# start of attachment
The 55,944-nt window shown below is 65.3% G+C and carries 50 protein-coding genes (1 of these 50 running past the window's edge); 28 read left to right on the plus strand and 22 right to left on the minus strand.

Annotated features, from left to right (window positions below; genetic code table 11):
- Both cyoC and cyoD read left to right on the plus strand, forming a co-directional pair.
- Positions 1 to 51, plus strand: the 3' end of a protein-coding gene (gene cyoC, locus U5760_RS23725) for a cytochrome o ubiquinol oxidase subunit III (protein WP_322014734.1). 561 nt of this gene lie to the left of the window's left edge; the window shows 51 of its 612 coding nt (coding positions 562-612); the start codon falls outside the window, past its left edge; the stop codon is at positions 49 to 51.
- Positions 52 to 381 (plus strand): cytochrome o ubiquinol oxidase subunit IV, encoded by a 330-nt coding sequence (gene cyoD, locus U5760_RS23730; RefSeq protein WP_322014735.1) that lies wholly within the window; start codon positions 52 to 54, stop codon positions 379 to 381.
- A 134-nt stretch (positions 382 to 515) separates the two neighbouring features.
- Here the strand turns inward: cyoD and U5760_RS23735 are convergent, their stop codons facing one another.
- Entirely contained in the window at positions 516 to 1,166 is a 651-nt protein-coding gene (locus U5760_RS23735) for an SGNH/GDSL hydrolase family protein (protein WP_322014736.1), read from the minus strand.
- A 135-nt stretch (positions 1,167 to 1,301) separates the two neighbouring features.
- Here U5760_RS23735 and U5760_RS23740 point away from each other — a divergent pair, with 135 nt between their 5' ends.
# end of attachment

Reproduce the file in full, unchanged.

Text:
The 55,944-nt window shown below is 65.3% G+C and carries 50 protein-coding genes (1 of these 50 running past the window's edge); 28 read left to right on the plus strand and 22 right to left on the minus strand.

Annotated features, from left to right (window positions below; genetic code table 11):
- Both cyoC and cyoD read left to right on the plus strand, forming a co-directional pair.
- Positions 1 to 51, plus strand: the 3' end of a protein-coding gene (gene cyoC, locus U5760_RS23725) for a cytochrome o ubiquinol oxidase subunit III (protein WP_322014734.1). 561 nt of this gene lie to the left of the window's left edge; the window shows 51 of its 612 coding nt (coding positions 562-612); the start codon falls outside the window, past its left edge; the stop codon is at positions 49 to 51.
- Positions 52 to 381 (plus strand): cytochrome o ubiquinol oxidase subunit IV, encoded by a 330-nt coding sequence (gene cyoD, locus U5760_RS23730; RefSeq protein WP_322014735.1) that lies wholly within the window; start codon positions 52 to 54, stop codon positions 379 to 381.
- A 134-nt stretch (positions 382 to 515) separates the two neighbouring features.
- Here the strand turns inward: cyoD and U5760_RS23735 are convergent, their stop codons facing one another.
- Entirely contained in the window at positions 516 to 1,166 is a 651-nt protein-coding gene (locus U5760_RS23735) for an SGNH/GDSL hydrolase family protein (protein WP_322014736.1), read from the minus strand.
- A 135-nt stretch (positions 1,167 to 1,301) separates the two neighbouring features.
- Here U5760_RS23735 and U5760_RS23740 point away from each other — a divergent pair, with 135 nt between their 5' ends.